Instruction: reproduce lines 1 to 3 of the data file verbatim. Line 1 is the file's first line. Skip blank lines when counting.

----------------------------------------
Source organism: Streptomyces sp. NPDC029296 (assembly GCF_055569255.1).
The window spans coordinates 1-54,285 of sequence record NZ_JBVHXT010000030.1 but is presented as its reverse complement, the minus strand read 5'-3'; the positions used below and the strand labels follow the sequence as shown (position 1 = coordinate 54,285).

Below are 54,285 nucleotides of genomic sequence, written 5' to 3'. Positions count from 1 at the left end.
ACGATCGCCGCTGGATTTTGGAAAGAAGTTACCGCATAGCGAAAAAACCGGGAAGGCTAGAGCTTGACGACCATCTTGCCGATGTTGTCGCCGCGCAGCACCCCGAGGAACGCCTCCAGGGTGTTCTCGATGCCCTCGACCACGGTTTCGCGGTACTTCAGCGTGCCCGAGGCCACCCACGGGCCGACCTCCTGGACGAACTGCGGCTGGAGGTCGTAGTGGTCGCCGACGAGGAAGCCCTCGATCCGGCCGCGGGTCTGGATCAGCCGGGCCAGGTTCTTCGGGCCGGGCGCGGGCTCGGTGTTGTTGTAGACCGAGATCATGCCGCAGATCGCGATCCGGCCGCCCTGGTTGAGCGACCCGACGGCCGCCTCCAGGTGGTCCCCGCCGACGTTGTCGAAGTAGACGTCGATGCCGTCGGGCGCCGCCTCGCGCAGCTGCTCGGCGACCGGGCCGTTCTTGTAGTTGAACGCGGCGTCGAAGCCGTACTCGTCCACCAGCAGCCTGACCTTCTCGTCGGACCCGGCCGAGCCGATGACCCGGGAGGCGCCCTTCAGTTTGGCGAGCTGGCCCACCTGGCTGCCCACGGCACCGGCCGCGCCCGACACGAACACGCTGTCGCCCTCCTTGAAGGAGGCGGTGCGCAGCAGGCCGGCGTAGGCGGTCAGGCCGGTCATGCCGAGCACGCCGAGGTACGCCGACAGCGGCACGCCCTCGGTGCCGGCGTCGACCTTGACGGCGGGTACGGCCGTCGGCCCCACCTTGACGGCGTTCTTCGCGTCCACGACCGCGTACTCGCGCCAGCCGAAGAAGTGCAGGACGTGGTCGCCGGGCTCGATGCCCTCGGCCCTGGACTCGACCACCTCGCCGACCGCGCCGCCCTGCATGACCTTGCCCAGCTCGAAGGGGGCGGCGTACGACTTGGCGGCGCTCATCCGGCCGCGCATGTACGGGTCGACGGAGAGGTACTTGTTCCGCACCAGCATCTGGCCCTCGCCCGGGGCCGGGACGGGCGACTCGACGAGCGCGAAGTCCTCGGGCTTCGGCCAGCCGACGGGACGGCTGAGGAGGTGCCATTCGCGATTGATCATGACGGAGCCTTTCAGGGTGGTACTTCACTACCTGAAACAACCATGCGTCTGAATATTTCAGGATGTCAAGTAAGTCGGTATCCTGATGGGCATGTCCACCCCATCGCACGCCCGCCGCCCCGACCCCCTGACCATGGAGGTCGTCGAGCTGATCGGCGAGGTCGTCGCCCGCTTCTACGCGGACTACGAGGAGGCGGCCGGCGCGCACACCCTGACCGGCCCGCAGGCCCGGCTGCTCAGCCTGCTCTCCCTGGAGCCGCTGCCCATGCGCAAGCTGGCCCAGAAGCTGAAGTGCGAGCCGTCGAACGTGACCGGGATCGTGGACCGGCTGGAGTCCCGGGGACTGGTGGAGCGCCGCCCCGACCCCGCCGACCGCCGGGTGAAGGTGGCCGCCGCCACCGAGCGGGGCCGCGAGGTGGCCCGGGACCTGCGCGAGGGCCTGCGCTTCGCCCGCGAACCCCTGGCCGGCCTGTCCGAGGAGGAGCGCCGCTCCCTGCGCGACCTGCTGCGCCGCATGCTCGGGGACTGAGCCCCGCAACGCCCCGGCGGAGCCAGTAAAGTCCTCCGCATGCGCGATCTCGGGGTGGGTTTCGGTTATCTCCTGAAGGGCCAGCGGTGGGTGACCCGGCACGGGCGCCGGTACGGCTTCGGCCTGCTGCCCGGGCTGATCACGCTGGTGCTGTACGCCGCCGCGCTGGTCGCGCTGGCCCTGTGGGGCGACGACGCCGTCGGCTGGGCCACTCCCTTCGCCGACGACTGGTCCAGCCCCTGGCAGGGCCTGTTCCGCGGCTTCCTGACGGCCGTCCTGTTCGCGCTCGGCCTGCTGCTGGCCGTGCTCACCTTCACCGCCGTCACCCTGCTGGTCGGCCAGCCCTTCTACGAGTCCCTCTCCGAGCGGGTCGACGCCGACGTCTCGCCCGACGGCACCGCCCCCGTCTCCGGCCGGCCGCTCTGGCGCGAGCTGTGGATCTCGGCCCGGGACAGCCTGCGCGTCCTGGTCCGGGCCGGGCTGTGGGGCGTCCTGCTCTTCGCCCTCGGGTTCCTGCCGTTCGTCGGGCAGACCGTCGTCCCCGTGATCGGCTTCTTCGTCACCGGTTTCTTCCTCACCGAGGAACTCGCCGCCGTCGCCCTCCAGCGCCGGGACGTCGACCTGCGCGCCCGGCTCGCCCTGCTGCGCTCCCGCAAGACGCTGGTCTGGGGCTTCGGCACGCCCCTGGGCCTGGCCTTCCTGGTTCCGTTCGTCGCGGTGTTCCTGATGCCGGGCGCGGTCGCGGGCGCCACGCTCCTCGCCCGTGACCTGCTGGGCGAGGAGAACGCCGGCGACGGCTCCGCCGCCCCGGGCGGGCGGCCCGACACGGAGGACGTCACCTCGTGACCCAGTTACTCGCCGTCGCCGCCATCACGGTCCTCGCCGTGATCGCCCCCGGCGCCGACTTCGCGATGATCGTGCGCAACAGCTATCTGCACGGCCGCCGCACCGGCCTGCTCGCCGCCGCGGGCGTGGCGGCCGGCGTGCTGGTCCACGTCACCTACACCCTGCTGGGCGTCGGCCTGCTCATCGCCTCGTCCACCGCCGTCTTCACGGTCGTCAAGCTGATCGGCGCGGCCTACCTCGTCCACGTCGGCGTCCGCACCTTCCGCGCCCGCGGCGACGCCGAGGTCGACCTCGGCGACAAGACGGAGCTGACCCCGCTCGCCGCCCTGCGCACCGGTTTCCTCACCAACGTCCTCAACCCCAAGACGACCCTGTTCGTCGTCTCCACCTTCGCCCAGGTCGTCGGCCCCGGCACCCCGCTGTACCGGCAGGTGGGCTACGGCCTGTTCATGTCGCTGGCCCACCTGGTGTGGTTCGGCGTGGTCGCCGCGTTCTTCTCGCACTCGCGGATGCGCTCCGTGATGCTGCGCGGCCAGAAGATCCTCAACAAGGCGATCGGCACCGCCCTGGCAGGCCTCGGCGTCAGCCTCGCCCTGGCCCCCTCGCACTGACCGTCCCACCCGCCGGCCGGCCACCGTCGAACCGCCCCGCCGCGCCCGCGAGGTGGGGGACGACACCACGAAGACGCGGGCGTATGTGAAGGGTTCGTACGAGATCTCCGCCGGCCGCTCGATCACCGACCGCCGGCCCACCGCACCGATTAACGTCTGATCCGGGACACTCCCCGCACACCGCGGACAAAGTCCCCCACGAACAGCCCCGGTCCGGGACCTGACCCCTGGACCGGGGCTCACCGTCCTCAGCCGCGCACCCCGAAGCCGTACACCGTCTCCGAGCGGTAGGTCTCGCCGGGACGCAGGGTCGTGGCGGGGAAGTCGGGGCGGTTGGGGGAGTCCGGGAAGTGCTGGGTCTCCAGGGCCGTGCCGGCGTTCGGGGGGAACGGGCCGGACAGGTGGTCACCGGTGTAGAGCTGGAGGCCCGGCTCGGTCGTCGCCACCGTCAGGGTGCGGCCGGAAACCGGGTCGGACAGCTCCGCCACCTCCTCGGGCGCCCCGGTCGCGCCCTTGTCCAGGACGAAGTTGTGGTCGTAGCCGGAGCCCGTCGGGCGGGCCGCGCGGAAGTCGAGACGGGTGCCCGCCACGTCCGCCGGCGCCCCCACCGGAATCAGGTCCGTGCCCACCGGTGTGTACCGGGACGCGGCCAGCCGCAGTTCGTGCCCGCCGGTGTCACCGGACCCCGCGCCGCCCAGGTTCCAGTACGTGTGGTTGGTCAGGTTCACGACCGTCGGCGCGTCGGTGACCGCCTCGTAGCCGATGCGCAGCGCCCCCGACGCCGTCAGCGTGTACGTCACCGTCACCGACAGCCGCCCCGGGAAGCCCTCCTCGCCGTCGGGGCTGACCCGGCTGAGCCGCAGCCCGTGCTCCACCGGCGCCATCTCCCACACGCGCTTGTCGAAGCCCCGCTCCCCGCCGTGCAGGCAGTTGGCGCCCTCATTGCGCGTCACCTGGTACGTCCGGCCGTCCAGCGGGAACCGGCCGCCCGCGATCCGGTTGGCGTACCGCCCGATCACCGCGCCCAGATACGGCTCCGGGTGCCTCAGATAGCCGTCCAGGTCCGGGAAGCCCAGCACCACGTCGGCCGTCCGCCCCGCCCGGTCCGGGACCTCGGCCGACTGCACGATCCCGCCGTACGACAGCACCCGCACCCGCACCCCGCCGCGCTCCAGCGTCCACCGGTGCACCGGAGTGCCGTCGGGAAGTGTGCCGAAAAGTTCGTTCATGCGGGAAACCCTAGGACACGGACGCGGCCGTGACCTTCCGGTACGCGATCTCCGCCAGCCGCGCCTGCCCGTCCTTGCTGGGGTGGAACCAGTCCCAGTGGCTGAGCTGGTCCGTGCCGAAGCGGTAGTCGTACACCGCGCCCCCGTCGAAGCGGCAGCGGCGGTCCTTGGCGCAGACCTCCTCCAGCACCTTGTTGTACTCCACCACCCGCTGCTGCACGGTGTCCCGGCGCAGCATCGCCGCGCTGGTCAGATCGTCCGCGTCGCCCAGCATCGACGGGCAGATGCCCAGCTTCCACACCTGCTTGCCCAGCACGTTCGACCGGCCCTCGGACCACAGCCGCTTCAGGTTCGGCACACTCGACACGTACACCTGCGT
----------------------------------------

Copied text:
Source organism: Streptomyces sp. NPDC029296 (assembly GCF_055569255.1).
The window spans coordinates 1-54,285 of sequence record NZ_JBVHXT010000030.1 but is presented as its reverse complement, the minus strand read 5'-3'; the positions used below and the strand labels follow the sequence as shown (position 1 = coordinate 54,285).

Below are 54,285 nucleotides of genomic sequence, written 5' to 3'. Positions count from 1 at the left end.